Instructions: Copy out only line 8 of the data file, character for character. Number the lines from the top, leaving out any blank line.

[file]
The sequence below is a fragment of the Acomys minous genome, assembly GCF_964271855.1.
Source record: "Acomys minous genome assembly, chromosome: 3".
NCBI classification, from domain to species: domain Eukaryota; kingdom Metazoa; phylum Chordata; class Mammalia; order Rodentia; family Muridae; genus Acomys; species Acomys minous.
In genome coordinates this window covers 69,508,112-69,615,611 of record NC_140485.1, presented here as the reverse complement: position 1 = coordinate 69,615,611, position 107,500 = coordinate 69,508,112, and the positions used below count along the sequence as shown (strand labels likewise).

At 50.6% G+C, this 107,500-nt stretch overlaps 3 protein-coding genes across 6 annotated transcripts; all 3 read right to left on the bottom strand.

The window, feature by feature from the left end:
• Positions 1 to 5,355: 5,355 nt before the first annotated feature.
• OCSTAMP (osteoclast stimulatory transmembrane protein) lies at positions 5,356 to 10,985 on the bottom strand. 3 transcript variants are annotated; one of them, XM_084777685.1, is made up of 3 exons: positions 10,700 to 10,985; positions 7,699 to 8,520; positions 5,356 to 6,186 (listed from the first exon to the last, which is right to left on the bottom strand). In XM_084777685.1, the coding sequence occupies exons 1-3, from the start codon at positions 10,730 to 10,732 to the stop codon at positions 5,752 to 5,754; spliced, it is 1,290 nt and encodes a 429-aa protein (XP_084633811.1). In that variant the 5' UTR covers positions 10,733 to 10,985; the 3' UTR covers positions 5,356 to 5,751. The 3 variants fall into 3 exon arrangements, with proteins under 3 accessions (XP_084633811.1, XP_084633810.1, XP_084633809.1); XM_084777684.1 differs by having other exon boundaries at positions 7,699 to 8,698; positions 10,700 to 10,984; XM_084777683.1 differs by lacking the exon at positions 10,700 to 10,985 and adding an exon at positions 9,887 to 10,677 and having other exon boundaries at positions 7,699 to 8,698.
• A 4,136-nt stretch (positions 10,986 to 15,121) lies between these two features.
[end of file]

• OCSTAMP (osteoclast stimulatory transmembrane protein) lies at positions 5,356 to 10,985 on the bottom strand. 3 transcript variants are annotated; one of them, XM_084777685.1, is made up of 3 exons: positions 10,700 to 10,985; positions 7,699 to 8,520; positions 5,356 to 6,186 (listed from the first exon to the last, which is right to left on the bottom strand). In XM_084777685.1, the coding sequence occupies exons 1-3, from the start codon at positions 10,730 to 10,732 to the stop codon at positions 5,752 to 5,754; spliced, it is 1,290 nt and encodes a 429-aa protein (XP_084633811.1). In that variant the 5' UTR covers positions 10,733 to 10,985; the 3' UTR covers positions 5,356 to 5,751. The 3 variants fall into 3 exon arrangements, with proteins under 3 accessions (XP_084633811.1, XP_084633810.1, XP_084633809.1); XM_084777684.1 differs by having other exon boundaries at positions 7,699 to 8,698; positions 10,700 to 10,984; XM_084777683.1 differs by lacking the exon at positions 10,700 to 10,985 and adding an exon at positions 9,887 to 10,677 and having other exon boundaries at positions 7,699 to 8,698.